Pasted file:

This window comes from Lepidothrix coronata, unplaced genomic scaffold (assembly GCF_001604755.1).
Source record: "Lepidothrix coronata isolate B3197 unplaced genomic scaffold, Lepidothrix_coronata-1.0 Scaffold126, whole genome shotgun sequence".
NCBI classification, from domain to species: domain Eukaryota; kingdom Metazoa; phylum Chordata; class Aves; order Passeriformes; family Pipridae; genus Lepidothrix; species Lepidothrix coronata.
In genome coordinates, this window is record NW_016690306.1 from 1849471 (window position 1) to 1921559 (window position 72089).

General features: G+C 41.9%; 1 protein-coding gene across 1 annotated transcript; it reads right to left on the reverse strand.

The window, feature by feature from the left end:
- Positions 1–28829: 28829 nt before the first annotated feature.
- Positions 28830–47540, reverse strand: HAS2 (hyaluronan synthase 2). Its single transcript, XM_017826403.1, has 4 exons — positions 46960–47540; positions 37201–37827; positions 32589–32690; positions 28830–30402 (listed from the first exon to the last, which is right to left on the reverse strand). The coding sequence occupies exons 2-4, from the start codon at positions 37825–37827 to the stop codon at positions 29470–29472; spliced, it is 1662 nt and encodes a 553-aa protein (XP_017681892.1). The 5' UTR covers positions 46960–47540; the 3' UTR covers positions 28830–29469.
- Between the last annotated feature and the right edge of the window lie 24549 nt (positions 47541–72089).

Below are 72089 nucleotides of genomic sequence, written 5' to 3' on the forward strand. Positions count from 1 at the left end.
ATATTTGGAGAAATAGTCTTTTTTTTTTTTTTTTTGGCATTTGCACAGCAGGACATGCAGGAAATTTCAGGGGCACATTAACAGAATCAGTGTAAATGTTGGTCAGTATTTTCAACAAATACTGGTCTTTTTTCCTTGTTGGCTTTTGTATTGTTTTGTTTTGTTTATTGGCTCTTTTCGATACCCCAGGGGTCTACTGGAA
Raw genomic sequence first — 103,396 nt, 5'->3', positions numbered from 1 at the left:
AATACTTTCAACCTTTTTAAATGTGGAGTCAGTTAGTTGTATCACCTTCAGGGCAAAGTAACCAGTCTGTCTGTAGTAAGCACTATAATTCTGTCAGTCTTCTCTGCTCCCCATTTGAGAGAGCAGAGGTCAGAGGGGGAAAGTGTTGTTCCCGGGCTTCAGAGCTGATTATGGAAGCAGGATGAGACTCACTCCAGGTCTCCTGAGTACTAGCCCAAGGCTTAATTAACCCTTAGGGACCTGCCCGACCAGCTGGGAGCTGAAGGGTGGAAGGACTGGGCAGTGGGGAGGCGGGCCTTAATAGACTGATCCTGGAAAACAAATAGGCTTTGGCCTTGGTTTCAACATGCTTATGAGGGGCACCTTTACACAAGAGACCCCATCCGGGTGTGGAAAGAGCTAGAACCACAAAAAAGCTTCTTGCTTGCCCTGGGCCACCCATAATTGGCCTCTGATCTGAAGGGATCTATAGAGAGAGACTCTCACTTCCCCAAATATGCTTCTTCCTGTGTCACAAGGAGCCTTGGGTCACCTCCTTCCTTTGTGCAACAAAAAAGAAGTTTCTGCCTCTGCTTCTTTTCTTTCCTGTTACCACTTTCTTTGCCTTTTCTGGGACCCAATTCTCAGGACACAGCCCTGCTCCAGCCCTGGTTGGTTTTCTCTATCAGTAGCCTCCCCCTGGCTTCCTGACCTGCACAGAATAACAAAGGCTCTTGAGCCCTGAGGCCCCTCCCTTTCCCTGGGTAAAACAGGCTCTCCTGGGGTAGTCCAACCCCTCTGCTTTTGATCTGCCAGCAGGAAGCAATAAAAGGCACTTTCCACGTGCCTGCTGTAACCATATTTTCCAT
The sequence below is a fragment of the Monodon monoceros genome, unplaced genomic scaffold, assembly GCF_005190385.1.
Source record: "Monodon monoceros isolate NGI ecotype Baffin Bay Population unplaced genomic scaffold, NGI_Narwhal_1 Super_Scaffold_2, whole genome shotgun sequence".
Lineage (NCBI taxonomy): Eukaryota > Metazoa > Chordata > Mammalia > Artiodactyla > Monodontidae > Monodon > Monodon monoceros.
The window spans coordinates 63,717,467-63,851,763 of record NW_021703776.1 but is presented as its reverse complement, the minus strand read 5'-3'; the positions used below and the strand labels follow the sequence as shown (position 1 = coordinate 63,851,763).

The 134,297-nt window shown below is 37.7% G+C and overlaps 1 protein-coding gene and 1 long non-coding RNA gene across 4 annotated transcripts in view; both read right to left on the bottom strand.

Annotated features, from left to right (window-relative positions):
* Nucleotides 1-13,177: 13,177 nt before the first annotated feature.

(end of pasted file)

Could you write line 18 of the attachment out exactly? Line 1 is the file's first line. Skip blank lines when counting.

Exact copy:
The 134,297-nt window shown below is 37.7% G+C and overlaps 1 protein-coding gene and 1 long non-coding RNA gene across 4 annotated transcripts in view; both read right to left on the bottom strand.